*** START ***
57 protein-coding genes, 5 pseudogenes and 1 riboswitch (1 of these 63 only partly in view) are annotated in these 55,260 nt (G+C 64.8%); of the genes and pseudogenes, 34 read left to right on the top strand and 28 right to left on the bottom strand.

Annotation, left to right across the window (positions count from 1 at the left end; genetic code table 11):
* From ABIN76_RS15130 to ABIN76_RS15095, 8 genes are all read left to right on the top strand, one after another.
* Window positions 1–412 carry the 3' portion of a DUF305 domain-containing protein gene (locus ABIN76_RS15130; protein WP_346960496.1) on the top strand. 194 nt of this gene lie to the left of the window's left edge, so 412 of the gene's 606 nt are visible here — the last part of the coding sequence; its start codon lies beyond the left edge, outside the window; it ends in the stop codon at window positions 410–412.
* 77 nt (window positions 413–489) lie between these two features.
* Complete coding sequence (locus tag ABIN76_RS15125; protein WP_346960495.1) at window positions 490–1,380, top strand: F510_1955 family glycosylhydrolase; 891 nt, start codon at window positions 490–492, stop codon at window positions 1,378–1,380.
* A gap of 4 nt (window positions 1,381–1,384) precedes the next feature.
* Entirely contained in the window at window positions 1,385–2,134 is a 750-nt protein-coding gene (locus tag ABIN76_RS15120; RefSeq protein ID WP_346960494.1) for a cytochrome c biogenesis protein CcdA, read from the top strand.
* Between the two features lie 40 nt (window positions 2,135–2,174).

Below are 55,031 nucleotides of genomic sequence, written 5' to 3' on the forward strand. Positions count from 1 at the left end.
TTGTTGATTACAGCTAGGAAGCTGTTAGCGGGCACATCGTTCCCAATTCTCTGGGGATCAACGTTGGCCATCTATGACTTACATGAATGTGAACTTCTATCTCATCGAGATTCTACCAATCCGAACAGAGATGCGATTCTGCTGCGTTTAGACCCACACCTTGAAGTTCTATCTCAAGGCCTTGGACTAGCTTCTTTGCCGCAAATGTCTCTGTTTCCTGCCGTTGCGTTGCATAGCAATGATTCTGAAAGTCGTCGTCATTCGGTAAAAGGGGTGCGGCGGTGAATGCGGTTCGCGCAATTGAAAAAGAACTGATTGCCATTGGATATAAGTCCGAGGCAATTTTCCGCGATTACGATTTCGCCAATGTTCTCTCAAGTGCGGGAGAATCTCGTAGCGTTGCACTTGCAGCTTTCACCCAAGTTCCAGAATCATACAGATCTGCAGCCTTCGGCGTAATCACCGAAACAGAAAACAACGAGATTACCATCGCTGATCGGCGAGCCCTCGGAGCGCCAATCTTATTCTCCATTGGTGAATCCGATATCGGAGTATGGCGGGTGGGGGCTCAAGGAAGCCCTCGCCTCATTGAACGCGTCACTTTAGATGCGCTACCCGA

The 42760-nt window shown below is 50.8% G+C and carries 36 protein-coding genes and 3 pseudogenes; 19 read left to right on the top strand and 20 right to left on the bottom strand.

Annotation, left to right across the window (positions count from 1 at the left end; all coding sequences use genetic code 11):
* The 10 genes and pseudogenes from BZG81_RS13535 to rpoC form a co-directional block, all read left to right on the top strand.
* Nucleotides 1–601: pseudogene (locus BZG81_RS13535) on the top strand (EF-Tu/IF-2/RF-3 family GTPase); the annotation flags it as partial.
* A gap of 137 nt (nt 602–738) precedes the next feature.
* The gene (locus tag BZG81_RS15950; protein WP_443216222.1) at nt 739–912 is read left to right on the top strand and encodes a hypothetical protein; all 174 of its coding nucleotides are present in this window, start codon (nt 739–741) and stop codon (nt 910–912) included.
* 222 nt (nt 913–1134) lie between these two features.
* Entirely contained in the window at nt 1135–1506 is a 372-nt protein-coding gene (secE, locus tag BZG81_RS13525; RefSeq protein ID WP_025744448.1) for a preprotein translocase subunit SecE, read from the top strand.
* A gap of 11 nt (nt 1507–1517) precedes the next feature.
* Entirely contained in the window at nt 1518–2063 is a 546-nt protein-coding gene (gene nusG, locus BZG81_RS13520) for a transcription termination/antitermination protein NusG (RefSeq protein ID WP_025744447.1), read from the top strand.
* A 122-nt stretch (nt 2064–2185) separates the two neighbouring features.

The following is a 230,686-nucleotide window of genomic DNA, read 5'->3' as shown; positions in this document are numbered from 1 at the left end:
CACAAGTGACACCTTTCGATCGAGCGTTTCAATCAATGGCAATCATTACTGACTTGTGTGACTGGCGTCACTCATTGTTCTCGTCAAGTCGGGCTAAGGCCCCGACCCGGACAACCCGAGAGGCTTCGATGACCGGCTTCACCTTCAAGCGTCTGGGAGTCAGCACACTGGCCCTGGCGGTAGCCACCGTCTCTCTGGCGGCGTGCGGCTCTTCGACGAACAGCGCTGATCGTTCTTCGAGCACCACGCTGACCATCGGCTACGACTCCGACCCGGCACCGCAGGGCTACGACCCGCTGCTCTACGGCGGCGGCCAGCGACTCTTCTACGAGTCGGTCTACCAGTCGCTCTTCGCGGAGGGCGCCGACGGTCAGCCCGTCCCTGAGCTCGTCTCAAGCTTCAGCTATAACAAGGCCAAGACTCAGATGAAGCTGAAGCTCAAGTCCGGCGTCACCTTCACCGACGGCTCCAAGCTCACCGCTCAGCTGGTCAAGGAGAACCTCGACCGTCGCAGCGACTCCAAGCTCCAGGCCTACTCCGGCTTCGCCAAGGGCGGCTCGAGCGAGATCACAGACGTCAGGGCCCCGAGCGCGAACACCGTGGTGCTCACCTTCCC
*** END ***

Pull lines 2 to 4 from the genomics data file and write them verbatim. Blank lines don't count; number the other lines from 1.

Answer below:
Annotation, left to right across the window (positions count from 1 at the left end; genetic code table 11):
* From ABIN76_RS15130 to ABIN76_RS15095, 8 genes are all read left to right on the top strand, one after another.
* Window positions 1–412 carry the 3' portion of a DUF305 domain-containing protein gene (locus ABIN76_RS15130; protein WP_346960496.1) on the top strand. 194 nt of this gene lie to the left of the window's left edge, so 412 of the gene's 606 nt are visible here — the last part of the coding sequence; its start codon lies beyond the left edge, outside the window; it ends in the stop codon at window positions 410–412.